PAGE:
Monday, October 14, 2013


A Swazi newspaper has told its readers that King Mswati III’s net personal wealth is estimated at US$200 million (E2 billion), breaking protocol that the personal life of the monarch is never discussed.

The estimate first came from the Forbes magazine in 2007, repeated in 2009 and has been widely reported all over the world and used extensively by critics of the king who say he squanders money on himself while seven in ten of his 1.3 million subjects live in abject poverty on less than US$2 per day.

Now, the Times Sunday,an independent newspaper in the Swaziland where King Mswati rules as sub-Saharan Africa’s last absolute monarch, has reported an interview the king gave with the international news agency, Reuters.

The interview was published on 13 September 2013, but it is only now that the Times has reported on it.

In its report the Times Sunday says, ‘In 2009, Forbes magazine estimated his personal wealth at US$200 million (about E2 billion).

‘In response to this estimation, the king told Reuters that he had no idea where the figures came from.

‘“I was very surprised and wondered where I got all this amount of money,” said His Majesty the King.

‘“You just live according to what you can afford and according to your taste within the budget that has been allocated. It’s not in anyone’s interest to overspend.”’

The report from Reuters, published in the run-up to the national election in Swaziland in September, was largely critical of the king.

Reuters reported, but the Times Sunday did not repeat, ‘The king denied accusations of autocracy and was unapologetic about the lavish lifestyle enjoyed by him and his dozen or so wives, each of whom has a palace paid for by an administration that he himself appoints.’

It added, ‘On the streets of the capital, Swazis offer criticism of the king only in whispered tones, leaving the most strident voices to come from the relative safety of South Africa.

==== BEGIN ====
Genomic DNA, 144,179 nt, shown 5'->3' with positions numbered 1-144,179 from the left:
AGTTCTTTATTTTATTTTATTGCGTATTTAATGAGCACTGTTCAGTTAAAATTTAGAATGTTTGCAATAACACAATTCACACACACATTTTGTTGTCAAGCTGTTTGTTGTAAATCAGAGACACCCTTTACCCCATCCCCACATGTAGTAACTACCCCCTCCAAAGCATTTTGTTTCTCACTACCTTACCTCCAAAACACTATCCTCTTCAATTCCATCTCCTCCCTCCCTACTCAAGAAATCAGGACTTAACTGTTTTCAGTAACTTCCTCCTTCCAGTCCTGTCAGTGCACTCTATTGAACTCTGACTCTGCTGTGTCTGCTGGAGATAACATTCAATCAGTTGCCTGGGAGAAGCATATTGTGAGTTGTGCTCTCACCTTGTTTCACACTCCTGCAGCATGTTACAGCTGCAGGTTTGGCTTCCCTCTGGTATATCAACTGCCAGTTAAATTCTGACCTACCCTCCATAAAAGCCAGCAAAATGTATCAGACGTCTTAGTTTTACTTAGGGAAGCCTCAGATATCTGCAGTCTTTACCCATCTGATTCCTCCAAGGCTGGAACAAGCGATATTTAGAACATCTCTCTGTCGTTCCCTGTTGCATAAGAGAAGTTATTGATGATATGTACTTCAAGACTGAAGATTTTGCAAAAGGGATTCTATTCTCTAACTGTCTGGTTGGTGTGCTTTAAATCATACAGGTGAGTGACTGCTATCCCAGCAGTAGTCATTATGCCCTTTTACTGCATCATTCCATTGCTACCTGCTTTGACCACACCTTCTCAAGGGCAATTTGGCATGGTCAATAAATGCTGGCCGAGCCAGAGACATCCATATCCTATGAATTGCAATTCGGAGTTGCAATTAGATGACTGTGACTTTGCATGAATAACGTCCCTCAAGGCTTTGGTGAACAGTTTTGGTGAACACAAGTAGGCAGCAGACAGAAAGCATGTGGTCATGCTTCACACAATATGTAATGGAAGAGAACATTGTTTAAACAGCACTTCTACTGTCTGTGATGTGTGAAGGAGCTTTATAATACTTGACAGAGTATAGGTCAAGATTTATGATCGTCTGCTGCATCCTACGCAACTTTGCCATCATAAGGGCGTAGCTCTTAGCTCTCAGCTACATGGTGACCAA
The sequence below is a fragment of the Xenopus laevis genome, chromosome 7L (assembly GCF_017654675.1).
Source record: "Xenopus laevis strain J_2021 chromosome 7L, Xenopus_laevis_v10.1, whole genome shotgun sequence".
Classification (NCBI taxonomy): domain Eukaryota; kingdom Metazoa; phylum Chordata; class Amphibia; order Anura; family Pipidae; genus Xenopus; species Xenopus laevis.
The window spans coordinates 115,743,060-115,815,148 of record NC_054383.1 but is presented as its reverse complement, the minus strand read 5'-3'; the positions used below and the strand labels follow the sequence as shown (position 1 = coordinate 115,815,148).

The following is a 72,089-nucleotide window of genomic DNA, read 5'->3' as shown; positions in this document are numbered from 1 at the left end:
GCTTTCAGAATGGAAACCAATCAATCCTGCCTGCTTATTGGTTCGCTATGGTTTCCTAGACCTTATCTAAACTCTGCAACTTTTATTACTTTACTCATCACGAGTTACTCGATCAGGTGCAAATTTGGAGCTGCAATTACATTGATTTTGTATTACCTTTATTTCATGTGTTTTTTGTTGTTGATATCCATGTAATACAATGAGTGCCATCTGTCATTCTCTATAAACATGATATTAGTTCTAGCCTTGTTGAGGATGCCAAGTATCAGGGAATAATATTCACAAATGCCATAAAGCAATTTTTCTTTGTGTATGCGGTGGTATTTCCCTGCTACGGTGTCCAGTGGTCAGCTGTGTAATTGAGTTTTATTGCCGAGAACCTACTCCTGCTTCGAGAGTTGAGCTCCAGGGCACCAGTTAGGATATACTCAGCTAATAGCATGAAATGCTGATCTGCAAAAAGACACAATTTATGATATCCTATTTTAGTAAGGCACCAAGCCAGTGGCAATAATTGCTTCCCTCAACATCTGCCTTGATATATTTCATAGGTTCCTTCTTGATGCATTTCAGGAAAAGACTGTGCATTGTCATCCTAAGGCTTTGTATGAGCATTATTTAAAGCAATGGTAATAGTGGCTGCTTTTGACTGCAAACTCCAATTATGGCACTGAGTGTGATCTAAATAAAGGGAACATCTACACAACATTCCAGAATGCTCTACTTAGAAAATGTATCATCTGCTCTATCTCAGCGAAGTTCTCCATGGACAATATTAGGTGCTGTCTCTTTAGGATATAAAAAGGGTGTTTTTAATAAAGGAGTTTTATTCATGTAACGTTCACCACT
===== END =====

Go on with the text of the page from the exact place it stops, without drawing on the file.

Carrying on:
‘“This is a monarchy that says there is a constitution for the government and then says that we rule above it," Wandile Dludlu of the Swaziland United Democratic Front, a coalition of pro-democracy activists, told a seminar in Pretoria this week.

‘“We should not allow Mswati to play God over our lives.”’

Reuters also reported, ‘Despite his [the king’s] self-assurance, outside the concrete walls of Lozitha, guarded by soldiers and conveniently sitting next door to the Ministry of Defence, all is not well in the tiny sugar-producing kingdom of rocky hills and rolling plains.

‘Swaziland has the world's highest HIV/AIDS rate, with more than one in four adults infected, and the $4 billion economy is flat-lining, starved of investment and struggling to recover from a 2011 budget crunch that almost bankrupted the state.’

Reuters also quoted a report from the UK-based think tank Chatham House which said,‘Swaziland is on a non-sustainable trajectory, which the king and the government will ignore at their peril.’

Reuters reported, ‘The chief resident of Lozitha [the king] does not share the concerns.’

The publication by the Times Sunday of the Reuters’ report will bring back memories of 2007, when King Mswati threatened to close down the newspaper and its companion titles the Times of Swaziland and Swazi News after it reported a news agency report critical of the king.

Then, the Times Sunday reported Afrol News, from Norway, which said, ‘Swaziland is increasingly paralysed by poor governance, corruption and the private spending of authoritarian King Mswati III and his large royal family. The growing social crisis in the country and the lessening interest of donors to support King Mswati’s regime has also created escalating needs for social services beyond the scale of national budgets.’

King Mswati called the Times publisher to Lozitha Palace and threatened to close down the newspapers unless the people responsible for the publication of the article were sacked and an abject apology was published. The Times did as it was told.

On the Thursday (22 March 2007) following publication an ‘unreserved apology’ to the king was published on the front page of the Times of Swaziland (repeated in the following week’s Times Sunday).

The apology signed by both the publisher and managing editor of the Times Group said the article, ‘was disparaging to the person of His Majesty in its content, greatly embarrassed him and should not have passed editorial scrutiny.’

It went on, ‘Our newspapers take great care with matters regarding the monarch, being conscious always of the unbreakable link of the King with the Nation. What occurred is reprehensible and we will renew our vigilance in editorial matters with the utmost vigour.’

To make absolutely certain that there was no doubt of the newspaper group’s subservience to the king, it finished the apology, ‘Once again your Majesty, our sincere and humble apologies.’

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